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Apple unveils iPhone and iPad Maps app and new Mac laptops

By David Sarno and Salvador Rodriguez, Los Angeles Times –

SAN FRANCISCO — Apple Inc. is mapping a course that it hopes will help it sail past smartphone rival Google.

Come fall, new Apple Inc. iPhones and iPads will have a slew of new features, including a souped-up mapping feature that will give spoken directions to drivers and let users simulate flying over lifelike three-dimensional versions of cities they’re navigating.

(PHOTO: Scott Forstall, Apple senior vice president of iOS software, gives a demo on Siri at the annual Worldwide Developers Conference 2012 at Moscone West conference center in San Francisco, California, on Monday, June 11, 2012.)

Apple executives showed off the new Maps app, along with a smarter version of Apple’s robotic assistant, Siri, and a line of new Mac laptops and software, during Monday’s opening keynote for the company’s developer conference here.

Although the iPhone is still the bestselling single smartphone in the U.S., most major phone manufacturers are producing devices using Google Inc.’s Android software. Taken together, Android devices made by Google-owned Motorola Mobility, HTC Corp., LG Corp. and Samsung are far outselling the iPhone. Keeping its devices larded with interesting new features may be Apple’s best bet to stay at the center of the conversation.

As with most Apple events in recent years, hype and anticipation had been whirling around the conference for weeks — and in the wake of the unveiling, the products that Apple didn’t announce garnered almost as much attention as the ones it did.

The company said nothing about an Apple television set, a product that Apple will not acknowledge but which is widely rumored to be in the works in the company’s secret development labs. Observers had speculated that Apple might invite software makers to start brainstorming applications for a future television product. That didn’t happen.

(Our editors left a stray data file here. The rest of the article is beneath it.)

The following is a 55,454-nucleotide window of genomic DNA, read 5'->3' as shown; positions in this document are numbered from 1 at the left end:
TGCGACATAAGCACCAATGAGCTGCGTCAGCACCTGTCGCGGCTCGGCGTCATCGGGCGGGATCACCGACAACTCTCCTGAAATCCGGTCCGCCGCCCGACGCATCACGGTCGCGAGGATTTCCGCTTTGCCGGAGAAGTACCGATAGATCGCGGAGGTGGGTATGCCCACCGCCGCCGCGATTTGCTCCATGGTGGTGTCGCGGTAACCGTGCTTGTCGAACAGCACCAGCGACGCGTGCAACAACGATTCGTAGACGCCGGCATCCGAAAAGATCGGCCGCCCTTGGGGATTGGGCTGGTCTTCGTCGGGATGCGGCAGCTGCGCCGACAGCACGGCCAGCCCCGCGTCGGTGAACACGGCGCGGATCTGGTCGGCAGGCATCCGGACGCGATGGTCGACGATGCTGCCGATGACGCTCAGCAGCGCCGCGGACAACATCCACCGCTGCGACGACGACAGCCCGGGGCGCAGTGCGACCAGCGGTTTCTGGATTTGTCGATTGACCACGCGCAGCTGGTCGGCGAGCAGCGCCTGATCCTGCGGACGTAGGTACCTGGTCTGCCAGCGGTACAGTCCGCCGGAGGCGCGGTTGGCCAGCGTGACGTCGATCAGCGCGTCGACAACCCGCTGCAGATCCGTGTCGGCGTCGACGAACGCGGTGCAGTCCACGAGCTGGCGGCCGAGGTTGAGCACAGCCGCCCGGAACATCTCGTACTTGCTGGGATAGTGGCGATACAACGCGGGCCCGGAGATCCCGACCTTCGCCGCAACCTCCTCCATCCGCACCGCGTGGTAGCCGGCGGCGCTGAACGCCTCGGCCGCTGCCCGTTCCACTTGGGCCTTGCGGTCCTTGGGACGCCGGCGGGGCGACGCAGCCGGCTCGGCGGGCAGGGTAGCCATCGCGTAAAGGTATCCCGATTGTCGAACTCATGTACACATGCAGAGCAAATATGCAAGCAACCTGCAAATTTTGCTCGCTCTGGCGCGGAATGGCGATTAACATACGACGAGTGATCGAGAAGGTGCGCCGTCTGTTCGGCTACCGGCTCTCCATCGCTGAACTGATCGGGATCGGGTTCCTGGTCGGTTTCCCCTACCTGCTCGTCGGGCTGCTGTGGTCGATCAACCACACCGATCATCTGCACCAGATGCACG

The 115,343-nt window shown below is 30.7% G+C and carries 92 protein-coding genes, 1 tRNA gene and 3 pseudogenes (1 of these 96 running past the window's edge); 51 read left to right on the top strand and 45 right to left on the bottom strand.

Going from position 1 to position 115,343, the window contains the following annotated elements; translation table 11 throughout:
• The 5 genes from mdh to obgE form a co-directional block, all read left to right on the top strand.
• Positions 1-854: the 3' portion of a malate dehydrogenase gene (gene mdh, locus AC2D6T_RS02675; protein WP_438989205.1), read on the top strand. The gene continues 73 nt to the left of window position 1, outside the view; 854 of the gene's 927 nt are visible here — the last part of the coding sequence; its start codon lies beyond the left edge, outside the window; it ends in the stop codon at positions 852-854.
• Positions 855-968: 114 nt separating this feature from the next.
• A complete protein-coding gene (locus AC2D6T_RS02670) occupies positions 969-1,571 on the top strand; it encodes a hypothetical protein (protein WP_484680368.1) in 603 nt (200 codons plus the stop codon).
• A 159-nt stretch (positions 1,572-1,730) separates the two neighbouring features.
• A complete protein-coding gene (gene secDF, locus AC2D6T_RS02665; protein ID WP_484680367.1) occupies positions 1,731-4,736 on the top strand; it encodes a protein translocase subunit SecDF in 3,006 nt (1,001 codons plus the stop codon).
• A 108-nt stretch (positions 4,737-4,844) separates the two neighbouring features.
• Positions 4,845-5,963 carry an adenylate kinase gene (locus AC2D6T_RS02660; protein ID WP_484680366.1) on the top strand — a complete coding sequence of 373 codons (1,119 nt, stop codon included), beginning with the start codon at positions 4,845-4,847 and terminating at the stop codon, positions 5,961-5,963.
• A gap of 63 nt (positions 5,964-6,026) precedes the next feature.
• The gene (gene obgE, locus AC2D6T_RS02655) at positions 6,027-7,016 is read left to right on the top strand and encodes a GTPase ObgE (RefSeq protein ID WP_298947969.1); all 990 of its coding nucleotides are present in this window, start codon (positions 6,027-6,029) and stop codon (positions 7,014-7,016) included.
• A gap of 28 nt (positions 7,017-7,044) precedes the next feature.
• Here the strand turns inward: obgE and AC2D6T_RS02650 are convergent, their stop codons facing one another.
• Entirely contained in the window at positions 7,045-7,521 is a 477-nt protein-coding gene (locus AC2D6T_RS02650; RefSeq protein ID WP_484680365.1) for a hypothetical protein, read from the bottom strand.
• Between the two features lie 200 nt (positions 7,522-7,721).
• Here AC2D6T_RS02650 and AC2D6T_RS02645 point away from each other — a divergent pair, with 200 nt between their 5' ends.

Nor did the company unveil a new iPhone or iPad tablet — its two hottest-selling devices. Most analysts believe the next iPhone will be announced around October.

Still, Apple spent nearly two hours on the many new features of its touch-screen mobile devices and line of Mac computers. Its current MacBook laptops — the Pro and Air lines — received a standard speed upgrade, with faster computer processors and graphics chips. The 15-inch MacBook Pro is available for $1,800, while the 13-inch Air starts at $1,200.

Apple also added a next-generation MacBook Pro to its lineup, a more expensive $2,200 model that is much lighter and thinner, and sports the high-definition “retina” screens that Apple developed for its iPhone and iPad.

The Macs will have a new operating system, called Mountain Lion, that will borrow many features from its younger cousin, iOS, the company’s iPhone and iPad software. Users will be able to send text messages and store emails, notes and documents in the cloud, so data does not exist only on the user’s local computer. The new software will be available in July for $20.

Apple will release the newest version of its mobile operating system, iOS 6, in the fall. Its new Maps application will replace Google Maps, among the iPhone’s most popular features since its debut in 2007 and a feature that allowed Google to own a valuable part of Apple’s bestselling phone.

Mapping has become an increasingly important part of mobile technology in recent years, not simply offering driving and public transport directions but helping consumers find restaurants and businesses, check traffic and explore new cities.

All that means more potential for advertising dollars from companies that want to be prominent on digital maps.

The iPhone’s Maps app will offer turn-by-turn directions, in which the phone keeps track of the user’s current location and issues spoken directions about where to turn next. The app’s Fly Over feature enables the consumer to get an aerial view of a city’s skyline, looking down at photo-realistic 3-D renderings of buildings, rivers and parks.

Stocks of firms that manufacture stand-alone navigation devices dropped Monday, perhaps signaling investor concern that smartphones may further hasten the demise of navigation gadgets. Shares of Garmin Ltd. fell 8.6 percent, or $3.58, to $38.19, while TomTom slipped 2.7 percent in trading in Europe or 9 cents, to $3.27.

Analysts pointed to the Maps app, as well as an updated version of Siri, the robot assistant that can help plan schedules, find movies and locate sports scores, as a few of the new features that are keeping Apple ahead of the competition.

“If you look at any one feature you’re going to go, ‘That’s nice to have,” said Van Baker, an analyst at Gartner Inc. “But when you look at them in aggregate, it makes a big difference.”

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